Linux at Home - Circuit Design with Linux

Linux at Home: Circuit Design with Linux

We are told by our governments that in the current crisis the single most important action we can take is to stay at home and minimise the amount of contact with others. The new variant of Covid-19 is much more transmissible than the virus’s previous version. The advice to stay safe is therefore even more important. It’s only with everyone abiding by the law can we protect our health services and save lives.

In this series, we look at a range of home activities where Linux can play its part, making the most of our time at home, keeping active and engaged. The change of lifestyle enforced by Covid-19 is an opportunity to expand our horizons, and spend more time on activities we have neglected in the past.

Now is a great time to take up a new hobby. How about learning to design circuits? The key to perfection is practice. Take any random circuit from the internet and start your designing. With this software, you’ll be able to practice, practice, practice.

KiCad

Kicad
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KiCad is an open source software suite for the creation of electronic schematics. It helps design of schematics for electronic circuits and their conversion to PCBs (printed circuit board) design.

KiCad uses an integrated environment for all of the stages of the design process: Schematic Capture, PCB layout, Gerber file generation/visualization and library editing.

KiCad has a strong community.

Read more about KiCad

gEDA

gschem
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The gEDA project has produced and continues with the development of a comprehensive open source suite and toolkit of Electronic Design Automation tools. These tools are used for electrical circuit design, schematic capture, simulation, prototyping, and production.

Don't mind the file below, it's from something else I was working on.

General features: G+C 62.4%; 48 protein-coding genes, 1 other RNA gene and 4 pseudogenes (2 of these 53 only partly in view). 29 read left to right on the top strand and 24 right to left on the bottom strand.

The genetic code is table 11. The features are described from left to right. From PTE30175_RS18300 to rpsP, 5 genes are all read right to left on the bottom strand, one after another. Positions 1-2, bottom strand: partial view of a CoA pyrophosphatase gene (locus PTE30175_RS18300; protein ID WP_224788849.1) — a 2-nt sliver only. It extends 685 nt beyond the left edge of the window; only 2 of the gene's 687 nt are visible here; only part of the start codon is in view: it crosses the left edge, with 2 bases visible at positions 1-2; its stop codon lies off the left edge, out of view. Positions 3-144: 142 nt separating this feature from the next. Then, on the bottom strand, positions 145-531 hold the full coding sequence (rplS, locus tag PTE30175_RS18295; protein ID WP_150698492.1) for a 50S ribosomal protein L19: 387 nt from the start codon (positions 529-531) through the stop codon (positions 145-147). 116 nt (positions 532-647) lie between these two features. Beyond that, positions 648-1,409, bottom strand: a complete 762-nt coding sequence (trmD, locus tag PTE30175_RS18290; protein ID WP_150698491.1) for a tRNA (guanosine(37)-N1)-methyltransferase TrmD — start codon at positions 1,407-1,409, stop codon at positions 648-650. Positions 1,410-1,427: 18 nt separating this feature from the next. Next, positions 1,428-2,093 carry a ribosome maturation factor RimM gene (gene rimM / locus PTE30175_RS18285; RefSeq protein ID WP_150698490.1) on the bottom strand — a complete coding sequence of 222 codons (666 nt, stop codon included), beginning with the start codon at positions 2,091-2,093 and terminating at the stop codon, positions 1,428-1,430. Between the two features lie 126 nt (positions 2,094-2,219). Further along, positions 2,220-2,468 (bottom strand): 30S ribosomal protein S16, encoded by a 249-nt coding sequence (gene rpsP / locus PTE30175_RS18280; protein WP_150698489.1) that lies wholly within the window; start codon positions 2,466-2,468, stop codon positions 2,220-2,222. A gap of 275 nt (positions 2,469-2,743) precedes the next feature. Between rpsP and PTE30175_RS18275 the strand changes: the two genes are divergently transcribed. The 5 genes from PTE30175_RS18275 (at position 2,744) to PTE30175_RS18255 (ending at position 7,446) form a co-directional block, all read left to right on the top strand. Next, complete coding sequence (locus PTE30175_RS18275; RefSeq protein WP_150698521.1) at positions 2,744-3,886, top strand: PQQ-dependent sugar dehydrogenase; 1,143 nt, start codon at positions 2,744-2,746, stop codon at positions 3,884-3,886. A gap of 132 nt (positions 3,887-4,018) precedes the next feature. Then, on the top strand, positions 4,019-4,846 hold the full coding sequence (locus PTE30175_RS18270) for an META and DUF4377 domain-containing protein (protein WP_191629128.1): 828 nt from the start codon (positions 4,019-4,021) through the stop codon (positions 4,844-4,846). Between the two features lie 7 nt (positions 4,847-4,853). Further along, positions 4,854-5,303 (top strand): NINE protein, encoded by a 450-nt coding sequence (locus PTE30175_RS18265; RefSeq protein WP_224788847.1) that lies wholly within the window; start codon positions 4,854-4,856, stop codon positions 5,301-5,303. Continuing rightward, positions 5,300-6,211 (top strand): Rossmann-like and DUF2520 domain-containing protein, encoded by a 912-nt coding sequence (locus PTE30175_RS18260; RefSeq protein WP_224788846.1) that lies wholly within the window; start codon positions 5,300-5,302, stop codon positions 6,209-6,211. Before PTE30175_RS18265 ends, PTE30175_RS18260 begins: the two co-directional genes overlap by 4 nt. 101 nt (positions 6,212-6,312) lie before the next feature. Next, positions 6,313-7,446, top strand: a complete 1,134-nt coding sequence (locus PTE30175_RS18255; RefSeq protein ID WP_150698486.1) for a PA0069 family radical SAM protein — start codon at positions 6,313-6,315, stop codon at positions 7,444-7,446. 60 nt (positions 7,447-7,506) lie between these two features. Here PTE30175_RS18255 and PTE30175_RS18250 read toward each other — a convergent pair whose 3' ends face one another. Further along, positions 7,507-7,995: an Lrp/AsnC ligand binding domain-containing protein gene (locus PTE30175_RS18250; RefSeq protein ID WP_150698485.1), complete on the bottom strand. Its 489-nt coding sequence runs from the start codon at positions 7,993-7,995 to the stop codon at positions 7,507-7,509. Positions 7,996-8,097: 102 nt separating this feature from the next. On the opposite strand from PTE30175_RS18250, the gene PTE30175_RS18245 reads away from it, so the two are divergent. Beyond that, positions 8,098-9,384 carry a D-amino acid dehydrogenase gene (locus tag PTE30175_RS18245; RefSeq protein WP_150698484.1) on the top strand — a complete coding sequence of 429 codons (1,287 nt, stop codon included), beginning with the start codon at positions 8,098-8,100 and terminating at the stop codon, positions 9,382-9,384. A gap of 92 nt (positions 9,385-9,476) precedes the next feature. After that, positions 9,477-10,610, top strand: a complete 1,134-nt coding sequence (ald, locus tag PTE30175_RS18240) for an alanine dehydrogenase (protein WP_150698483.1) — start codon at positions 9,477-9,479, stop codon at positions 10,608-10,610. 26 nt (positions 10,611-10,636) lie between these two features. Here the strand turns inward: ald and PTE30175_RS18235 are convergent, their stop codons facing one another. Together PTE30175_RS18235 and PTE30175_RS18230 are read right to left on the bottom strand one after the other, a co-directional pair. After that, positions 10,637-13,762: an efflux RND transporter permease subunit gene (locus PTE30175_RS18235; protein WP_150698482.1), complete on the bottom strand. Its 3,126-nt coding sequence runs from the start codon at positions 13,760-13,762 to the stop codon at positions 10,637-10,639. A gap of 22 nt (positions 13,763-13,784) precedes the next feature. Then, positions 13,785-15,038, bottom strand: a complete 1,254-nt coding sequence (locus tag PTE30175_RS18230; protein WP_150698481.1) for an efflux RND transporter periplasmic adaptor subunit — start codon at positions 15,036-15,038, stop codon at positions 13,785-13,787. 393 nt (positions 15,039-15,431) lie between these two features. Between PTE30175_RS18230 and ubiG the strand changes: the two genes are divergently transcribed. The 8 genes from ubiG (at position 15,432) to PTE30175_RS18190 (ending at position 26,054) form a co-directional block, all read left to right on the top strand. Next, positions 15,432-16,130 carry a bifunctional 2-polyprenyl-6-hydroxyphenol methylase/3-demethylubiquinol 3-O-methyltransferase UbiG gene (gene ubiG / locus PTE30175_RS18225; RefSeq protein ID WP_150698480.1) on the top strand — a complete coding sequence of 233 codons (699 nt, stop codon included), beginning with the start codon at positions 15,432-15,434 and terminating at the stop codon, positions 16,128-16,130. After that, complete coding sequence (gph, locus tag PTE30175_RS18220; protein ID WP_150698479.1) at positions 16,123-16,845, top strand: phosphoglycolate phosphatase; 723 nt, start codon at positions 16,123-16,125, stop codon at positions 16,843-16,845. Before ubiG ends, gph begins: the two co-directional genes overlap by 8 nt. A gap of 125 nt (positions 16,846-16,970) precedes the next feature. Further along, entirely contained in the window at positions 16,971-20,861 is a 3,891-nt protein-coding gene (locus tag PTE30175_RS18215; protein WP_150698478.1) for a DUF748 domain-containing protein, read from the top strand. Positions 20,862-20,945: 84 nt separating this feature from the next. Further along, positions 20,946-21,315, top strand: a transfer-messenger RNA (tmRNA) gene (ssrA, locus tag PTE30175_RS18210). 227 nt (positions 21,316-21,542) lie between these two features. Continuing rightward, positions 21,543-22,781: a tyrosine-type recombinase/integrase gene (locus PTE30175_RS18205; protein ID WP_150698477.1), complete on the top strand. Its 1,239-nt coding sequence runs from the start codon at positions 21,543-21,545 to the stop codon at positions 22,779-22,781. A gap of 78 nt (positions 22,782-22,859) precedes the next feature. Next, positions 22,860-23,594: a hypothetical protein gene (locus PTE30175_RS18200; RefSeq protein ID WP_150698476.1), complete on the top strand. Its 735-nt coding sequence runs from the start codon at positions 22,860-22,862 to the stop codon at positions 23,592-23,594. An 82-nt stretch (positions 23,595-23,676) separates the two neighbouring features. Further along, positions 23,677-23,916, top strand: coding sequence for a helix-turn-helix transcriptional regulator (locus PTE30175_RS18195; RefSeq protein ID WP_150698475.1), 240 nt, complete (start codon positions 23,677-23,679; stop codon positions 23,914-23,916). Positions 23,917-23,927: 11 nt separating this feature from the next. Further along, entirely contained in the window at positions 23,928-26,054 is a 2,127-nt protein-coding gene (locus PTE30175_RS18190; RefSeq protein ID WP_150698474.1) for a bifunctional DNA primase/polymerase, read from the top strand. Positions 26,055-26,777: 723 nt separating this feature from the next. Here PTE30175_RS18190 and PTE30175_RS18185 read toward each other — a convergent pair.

gEDA is mostly oriented towards printed circuit board design (as opposed to integrated circuit design).

This is an extremely large project. Idiosyncratic in many regards, but still awesome.

 

Read more about gEDA

Qucs-S

Qucs-S
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Qucs-S is a spin-off of the Qucs cross-platform circuit simulator.

It merges the power of SPICE and the simplicity of the Qucs GUI. Qucs intentionally uses its own SPICE incompatible simulation kernel Qucsator. It has advanced RF and AC domain simulation features, but most of the existing industrial SPICE models are incompatible with it.

Qucs-S is not a simulator by itself, but it requires to use a simulation backend with it.

Read more about Qucs-S

All articles in this series:

Linux at Home
Musical InstrumentLearn to play an instrument
Circuit DesignLearn to design electronic circuits
Digital Music ProductionDigital Audio Workstations
Creative WritingPen a classic novel or screenplay
Digital ArtPaint and draw directly onto a computer
GenealogyResearch your family tree
EmbroideryCraft of decorating fabric or other materials using a needle
CollaboratingEdit documents collaboratively in real-time
AstronomyExplore the universe from your garden
DOOM GamingTake a break and play classic DOOM
Brew BeerWeave malt and hops and yeast together in unique combinations
Home SecurityCCTV solutions to protect your home
RSIReduce and prevent repetitive strain injury
Cross-stitchingA form of sewing and a popular form of counted-thread embroidery
ExercisingKeeping fit can be a challenge with lockdown
GardeningPlan your perfect garden with these great tools
CookingHome cooking is an activity that’s great for individuals and families
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